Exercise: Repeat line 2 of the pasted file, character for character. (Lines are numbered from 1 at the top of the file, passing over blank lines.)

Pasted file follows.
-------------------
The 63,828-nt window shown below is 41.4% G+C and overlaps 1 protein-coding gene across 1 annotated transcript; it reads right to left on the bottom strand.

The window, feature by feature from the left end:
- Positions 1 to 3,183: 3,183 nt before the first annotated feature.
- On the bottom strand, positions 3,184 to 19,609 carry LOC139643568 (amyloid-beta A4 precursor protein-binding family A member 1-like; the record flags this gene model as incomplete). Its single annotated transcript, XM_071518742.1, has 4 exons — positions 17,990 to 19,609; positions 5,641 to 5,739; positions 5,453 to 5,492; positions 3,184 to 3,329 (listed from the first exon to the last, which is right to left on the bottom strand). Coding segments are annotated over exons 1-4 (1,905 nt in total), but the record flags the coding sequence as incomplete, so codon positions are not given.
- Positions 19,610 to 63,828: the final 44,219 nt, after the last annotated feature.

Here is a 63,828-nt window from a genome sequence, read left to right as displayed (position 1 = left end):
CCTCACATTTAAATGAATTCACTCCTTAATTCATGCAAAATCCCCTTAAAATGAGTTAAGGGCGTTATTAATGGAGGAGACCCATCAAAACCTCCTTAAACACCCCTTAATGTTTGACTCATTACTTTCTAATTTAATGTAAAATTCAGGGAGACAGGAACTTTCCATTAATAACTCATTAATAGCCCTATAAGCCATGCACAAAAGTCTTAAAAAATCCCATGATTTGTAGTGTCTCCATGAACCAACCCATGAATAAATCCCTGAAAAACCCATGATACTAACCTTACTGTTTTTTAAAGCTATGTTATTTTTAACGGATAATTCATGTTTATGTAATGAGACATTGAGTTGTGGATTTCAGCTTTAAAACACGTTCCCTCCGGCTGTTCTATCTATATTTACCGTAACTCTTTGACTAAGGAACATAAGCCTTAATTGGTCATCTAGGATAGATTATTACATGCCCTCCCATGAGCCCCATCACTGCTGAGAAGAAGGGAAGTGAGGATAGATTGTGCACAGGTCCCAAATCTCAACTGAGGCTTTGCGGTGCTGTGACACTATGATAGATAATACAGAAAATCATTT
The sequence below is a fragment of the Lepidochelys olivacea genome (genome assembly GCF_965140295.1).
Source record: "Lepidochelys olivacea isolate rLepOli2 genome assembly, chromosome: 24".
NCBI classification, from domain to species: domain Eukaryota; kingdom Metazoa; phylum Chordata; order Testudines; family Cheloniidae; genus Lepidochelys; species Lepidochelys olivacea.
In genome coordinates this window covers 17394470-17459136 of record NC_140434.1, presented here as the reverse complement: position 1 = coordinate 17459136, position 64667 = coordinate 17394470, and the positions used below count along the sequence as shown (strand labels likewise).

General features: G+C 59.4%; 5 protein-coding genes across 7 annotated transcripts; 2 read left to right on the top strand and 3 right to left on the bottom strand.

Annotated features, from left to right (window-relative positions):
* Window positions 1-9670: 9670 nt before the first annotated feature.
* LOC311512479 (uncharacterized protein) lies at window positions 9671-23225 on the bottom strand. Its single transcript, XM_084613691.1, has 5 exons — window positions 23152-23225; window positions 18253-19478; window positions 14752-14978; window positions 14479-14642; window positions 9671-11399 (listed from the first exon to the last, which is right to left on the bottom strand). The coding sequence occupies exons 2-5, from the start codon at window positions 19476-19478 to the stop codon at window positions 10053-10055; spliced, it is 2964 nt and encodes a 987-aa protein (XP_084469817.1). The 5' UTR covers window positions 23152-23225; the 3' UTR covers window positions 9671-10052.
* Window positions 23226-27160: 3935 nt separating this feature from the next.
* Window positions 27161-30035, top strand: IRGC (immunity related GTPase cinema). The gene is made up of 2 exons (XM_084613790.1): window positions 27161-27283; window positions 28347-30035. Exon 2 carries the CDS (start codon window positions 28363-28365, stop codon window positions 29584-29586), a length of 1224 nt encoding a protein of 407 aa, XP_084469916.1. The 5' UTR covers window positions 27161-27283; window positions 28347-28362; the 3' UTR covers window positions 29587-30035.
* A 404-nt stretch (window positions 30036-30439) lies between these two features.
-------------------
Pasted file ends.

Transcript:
The window, feature by feature from the left end: